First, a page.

But you can PRE-ORDER your ebook copy NOW at 50% off the cover price of $34.99.
That means for $17.50 you can pre-buy a one-year high school curriculum resource that prepares your high school student to be a financially literate adult.
So much more than simple Consumer Math (here's a post explaining why Consumer Math Often Misses the Mark), Sara's interactive etext including internet-based activities and research and writable .pdf worksheets equips teens to really understand how to manage their money.
Planning ahead is wise, so click here to pre-order your copy of this unique Financial Literacy ebook and save a bundle!
Don't delay...this special offer goes away Wednesday 11/26/14 at midnight!
Financial Literacy from a Christian Perspective Pre Order Half Price
Want some homeschool help for basic college skills that your homeschool high schooler can learn now? I’ll tell you!
Four of my homeschool graduates have already finished college and are off in the working world. All of them graduated college with honors. These are 4 of the most important college skills they learned in high school.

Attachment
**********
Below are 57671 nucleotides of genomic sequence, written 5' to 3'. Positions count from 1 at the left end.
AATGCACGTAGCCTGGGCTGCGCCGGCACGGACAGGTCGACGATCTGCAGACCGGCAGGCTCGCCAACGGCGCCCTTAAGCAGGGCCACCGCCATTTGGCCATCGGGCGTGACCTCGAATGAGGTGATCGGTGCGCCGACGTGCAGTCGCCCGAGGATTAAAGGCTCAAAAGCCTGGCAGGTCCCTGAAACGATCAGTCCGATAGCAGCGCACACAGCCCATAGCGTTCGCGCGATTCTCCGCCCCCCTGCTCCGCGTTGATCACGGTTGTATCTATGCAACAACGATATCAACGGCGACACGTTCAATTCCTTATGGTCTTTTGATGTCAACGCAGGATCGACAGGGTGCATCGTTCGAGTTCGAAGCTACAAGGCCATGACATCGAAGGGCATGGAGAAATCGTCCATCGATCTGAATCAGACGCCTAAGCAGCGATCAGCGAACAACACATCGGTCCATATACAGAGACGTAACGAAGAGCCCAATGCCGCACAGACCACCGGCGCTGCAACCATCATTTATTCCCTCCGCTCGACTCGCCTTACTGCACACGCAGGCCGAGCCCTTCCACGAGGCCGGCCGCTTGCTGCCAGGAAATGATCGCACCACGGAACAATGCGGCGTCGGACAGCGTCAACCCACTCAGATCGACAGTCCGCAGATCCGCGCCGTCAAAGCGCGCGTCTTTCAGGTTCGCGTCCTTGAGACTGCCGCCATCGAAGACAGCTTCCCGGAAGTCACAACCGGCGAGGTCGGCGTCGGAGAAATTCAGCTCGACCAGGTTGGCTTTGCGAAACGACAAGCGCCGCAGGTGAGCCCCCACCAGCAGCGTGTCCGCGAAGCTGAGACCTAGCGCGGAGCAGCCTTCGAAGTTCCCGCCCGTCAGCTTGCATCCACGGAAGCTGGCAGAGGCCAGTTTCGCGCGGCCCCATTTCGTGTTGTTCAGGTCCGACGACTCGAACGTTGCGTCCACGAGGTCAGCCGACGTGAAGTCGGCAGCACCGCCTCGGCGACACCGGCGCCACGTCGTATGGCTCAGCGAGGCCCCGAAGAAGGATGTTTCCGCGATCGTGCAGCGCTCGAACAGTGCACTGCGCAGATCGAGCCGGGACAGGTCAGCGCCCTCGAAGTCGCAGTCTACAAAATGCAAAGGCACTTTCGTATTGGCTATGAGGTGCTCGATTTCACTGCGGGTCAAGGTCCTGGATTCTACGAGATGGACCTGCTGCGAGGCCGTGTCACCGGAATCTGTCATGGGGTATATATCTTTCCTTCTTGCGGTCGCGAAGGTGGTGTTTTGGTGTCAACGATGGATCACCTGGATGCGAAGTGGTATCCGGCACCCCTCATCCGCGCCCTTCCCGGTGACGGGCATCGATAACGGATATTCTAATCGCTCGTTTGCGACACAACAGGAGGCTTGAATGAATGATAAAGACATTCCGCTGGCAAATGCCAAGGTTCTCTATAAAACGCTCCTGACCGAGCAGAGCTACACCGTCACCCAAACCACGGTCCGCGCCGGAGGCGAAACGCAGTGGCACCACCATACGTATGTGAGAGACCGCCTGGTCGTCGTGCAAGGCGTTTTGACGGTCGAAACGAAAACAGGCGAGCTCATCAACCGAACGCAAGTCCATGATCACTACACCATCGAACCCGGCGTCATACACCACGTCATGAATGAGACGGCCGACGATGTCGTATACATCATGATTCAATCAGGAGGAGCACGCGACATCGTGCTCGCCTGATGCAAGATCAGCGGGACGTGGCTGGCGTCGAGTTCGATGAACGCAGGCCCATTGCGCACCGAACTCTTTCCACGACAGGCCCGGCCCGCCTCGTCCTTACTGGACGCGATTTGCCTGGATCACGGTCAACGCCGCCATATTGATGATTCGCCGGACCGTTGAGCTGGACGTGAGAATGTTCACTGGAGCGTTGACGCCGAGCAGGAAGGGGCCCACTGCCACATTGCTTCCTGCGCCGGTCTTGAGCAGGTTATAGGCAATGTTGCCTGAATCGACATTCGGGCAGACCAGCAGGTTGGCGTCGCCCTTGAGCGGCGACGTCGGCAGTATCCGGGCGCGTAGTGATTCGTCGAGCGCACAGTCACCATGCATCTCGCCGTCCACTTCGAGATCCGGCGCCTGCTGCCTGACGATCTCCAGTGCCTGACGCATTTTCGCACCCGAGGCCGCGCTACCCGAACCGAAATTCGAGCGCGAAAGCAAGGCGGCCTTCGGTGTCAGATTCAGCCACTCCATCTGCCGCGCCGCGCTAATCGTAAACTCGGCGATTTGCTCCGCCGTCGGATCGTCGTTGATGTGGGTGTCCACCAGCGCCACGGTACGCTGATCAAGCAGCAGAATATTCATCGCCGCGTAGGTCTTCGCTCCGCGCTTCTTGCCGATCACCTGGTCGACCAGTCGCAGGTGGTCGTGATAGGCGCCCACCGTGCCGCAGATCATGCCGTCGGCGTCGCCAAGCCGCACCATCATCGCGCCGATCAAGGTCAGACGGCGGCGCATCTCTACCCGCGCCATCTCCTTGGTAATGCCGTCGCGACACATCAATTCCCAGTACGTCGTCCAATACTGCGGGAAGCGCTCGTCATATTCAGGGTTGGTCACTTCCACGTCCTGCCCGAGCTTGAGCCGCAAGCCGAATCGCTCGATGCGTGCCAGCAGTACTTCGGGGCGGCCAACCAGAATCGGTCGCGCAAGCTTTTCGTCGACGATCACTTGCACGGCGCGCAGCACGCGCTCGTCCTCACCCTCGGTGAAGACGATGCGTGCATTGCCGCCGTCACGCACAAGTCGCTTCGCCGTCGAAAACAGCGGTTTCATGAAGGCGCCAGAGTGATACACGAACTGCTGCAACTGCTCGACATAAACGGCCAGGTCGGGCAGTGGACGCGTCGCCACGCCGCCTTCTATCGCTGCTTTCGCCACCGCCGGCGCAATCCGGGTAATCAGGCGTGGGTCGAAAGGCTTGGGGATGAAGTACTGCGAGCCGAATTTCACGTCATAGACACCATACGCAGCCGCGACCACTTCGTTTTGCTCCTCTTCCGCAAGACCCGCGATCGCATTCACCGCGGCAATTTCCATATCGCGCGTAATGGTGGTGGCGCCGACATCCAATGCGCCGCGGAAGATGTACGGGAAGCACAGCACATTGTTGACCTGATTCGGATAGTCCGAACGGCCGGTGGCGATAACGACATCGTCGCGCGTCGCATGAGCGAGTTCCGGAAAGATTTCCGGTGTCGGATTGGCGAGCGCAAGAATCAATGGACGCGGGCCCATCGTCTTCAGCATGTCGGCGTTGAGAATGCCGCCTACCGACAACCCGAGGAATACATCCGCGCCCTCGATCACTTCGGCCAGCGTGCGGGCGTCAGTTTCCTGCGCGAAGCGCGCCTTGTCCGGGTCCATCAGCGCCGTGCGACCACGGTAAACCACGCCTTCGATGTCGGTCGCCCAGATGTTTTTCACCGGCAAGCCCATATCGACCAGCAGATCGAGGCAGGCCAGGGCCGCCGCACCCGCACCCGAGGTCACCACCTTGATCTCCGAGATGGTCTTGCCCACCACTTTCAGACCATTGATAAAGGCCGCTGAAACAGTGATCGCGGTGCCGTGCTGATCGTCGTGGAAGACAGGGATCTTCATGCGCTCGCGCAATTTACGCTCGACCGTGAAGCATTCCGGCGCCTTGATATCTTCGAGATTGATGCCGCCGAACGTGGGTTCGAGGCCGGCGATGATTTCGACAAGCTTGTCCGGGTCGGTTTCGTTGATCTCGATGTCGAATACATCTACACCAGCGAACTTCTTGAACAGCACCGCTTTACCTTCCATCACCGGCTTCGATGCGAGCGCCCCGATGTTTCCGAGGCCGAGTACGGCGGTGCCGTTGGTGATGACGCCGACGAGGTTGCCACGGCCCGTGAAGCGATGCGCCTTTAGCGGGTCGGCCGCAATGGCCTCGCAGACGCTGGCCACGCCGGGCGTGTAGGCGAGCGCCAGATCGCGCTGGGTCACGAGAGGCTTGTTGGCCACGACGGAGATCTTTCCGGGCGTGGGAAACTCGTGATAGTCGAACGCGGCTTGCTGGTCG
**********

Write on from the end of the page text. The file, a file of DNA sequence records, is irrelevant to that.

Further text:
4 College Skills to Learn in Homeschool High School
1. Public speaking
College admissions officers are often impressed with homeschoolers who participate in rhetoric leagues, public speaking courses, or debate teams. It shows that they have drive, courage, and willingness to learn tough skills. Our local homeschool support group has Rhetoric League. While my high schoolers have never said it was their FAVORITE thing about high school, they ALL say it was one of the most important things they did.
My kids also use public speaking in many of their classes with presentations and projects. My oldest son earned extra scholarship money speaking as a college ambassador. Once, my daughter was asked by a professor to speak to the board about the effectiveness of their department- spontaneously, no prep time. It went well because she was already comfortable with public speaking. You never know when you’ll need to speak!
2. Leveled-up courses in their major area